Because I’m just a little bit crazy.

Aging gracefully my ass!

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67 thoughts on “Fuzzy butts as far as the eye could see

  1. Wow, that’s quite an accomplishment. I know a few people who have run in marathons and I know how long and hard they trained. And I know of some who trained for months and were not able to reach the finish line, so you did good. Congratulations. You have inspired me to train for something. I’m going to start tomorrow to prep for the 26.2 meter walk. To the grocery store. And back. Carrying two bags of groceries. Wish me luck.

    Liked by 3 people

  2. For starters, CONGRATULATIONS in the capitals. You’re an inspiration!
    I’m 20 and I can’t run 500m without breaking down for breath. I’m going to go join an exercise class this week itself.
    You’re an amazing, strong and beautiful person, and that has nothing to do with your age. It has everything to do with the person you are under that body!
    Great job!

    Liked by 1 person

    • Wow – you are very insightful at 20 to make a comment like that! I don’t think that would be a “typical” 20 year old response. Or at least I sure wouldn’t have said something like that when I was 20. The mantra back then was “Don’t trust anybody over 30.” Ha! And you sure wouldn’t have read their blogs (if blogs had existed back then…)

      I hope you do join that exercise class! Just so many great reasons to get active, from the purely physical benefits to the psychological/emotional benefits to the disease prevention benefits. Do what you can, when you can and you’ll be able to go well over 500m before breathing hard!

      Your many compliments are appreciated more than you know… Thank you!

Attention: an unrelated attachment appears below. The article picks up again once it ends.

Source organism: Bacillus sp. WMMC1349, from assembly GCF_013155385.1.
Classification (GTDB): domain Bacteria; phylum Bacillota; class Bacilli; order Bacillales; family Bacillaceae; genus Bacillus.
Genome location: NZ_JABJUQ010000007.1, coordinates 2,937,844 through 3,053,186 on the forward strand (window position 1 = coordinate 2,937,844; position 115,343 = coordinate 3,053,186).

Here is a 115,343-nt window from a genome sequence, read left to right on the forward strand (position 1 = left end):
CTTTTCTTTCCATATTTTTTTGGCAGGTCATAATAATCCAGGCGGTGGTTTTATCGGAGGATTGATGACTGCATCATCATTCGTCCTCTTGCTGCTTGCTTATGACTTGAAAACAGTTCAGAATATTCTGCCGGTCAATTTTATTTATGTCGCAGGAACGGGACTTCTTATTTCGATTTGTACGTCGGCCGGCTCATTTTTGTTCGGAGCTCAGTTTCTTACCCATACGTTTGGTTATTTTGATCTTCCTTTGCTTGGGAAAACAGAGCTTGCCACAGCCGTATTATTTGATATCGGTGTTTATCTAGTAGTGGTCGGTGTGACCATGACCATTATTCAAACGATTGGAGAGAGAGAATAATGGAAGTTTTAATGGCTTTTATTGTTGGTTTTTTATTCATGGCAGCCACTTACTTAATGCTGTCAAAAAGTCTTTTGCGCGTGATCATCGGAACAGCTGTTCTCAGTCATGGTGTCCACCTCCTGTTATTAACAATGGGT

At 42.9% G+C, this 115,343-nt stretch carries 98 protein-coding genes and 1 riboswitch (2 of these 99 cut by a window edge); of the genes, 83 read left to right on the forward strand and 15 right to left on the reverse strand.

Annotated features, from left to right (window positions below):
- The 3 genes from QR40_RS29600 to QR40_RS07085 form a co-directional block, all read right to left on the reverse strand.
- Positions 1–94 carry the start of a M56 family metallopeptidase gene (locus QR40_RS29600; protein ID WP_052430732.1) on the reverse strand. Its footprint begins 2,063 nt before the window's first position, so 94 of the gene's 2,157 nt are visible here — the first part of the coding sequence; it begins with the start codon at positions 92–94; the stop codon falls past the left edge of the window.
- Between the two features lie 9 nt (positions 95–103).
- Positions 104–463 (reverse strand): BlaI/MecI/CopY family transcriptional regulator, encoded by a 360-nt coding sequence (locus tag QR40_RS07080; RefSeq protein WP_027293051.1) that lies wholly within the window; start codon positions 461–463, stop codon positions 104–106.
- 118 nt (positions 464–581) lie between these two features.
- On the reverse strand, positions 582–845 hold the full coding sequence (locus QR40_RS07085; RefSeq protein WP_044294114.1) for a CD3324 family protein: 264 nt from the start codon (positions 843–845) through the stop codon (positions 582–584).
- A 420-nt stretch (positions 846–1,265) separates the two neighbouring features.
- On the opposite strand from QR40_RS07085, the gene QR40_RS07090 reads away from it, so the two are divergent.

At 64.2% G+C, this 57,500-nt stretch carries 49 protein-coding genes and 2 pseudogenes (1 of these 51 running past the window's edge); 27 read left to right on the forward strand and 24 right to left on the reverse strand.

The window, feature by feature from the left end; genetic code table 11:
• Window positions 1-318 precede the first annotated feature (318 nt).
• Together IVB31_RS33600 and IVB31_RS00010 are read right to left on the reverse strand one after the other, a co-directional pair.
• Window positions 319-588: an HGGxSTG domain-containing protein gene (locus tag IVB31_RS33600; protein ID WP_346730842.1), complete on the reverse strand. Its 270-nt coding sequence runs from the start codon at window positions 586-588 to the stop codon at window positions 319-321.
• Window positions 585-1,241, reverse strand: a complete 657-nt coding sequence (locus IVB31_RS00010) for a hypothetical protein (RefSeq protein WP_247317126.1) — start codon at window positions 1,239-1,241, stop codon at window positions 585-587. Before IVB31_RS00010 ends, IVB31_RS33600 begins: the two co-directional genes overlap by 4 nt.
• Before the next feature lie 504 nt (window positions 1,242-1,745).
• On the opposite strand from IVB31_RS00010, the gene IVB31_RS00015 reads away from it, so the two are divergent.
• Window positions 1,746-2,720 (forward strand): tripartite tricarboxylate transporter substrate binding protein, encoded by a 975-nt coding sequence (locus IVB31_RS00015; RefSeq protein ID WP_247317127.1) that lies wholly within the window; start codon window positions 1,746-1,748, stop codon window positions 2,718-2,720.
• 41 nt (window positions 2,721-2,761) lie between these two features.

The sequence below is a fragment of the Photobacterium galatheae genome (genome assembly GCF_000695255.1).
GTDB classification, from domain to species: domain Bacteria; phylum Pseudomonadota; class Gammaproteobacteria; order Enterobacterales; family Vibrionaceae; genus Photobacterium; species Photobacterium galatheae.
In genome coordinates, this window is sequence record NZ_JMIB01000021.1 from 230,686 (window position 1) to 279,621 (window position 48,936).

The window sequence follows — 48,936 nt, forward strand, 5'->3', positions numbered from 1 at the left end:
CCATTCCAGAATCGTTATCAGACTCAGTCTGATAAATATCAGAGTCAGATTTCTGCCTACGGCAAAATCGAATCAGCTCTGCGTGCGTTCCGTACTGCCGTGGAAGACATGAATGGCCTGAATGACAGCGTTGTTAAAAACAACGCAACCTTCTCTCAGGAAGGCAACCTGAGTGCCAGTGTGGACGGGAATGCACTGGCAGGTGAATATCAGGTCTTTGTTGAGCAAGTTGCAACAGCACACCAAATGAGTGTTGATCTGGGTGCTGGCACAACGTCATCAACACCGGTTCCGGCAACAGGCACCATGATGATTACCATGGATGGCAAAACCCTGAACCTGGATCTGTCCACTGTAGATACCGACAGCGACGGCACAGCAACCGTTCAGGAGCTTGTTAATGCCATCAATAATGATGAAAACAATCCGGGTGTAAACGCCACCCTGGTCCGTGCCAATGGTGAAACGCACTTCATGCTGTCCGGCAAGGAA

Liked by 1 person

    • The knees are good! I was never very athletic as a child or teenager or younger adult, so I guess I saved them from too much wear and tear. Until now… Had really sore quads which I’ve never had on a long run. Got some great myofascial release 2 days after the run which helped tremendously. Thanks for the 2Xwow! And I really liked being called “milady”…

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    • Do be proud of your 3 mile run! There are many people who couldn’t do a 3 block run! Truth was that I was too busy with work, raising kids, taking care of a house and yard when I was half my age so I couldn’t have done even 3 miles back then! And had I had access to a smart phone, the internet and social media, it would have been all over! I just had to wait for the right “season” of life! The downside is that I will never be fast – that ship sailed a while ago. But that’s okay – just glad to be part of the party even if I’m not a VIP. Ha! Thanks much for the congrats!

      Liked by 1 person

  3. Love point 1! In fact love the whole article – well done on your marathon!!

    I entered a triathlon as a relay team recently and took on the cycling part – was pretty proud of myself too! No fuzzy parts on display, although seeing the swimmers streaking across the tennis court in their swimsuits, to pass the baton to us waiting cyclists, brightened my waiting time!! Louise

    Liked by 1 person

    • Louise, I like your style! 🙂 Do they do the tutu thing in the UK? Or is it just us crazy Yanks?

      I’m jealous of you – I never learned how to ride a bike! I think I did a blog post on it last summer. However I DID take a lesson and bought a helmet so I’m figuring this will be the summer of the cycle! But I’m a wild cycling fan thought – went to the TdFrance 2 years ago. Going to go the Worlds here in the US in September too! Gotta love those guys in those tight little riding outfits! Thanks again for the “well done” and for liking my post!

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      • Yes, do get on a bike! It’s so liberating: you can travel far more miles than running and pass through beautiful countryside as you do so! I started using cleats on my bike last year and that was entertaining viewing…for others!! Two tumbles to date!! (I have a blog post on the subject if you want me to send it)

        All sorts of races here in the UK and it wouldn’t surprise me if we have a tutu one!! We even have a red nose day where we all wear red noses for charity…as you do…look forward to your next post!

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      • Yes – please send me the post! My husband bought me a bike in the 90’s, and I would try to ride it up and down our street. I took a couple of pretty hard tumbles, so that was the end of that. I think I’m ready to try again (be be upright, not tumble!) I really admire the cyclists who race on the dreaded cobbles; now that’s a wild ride!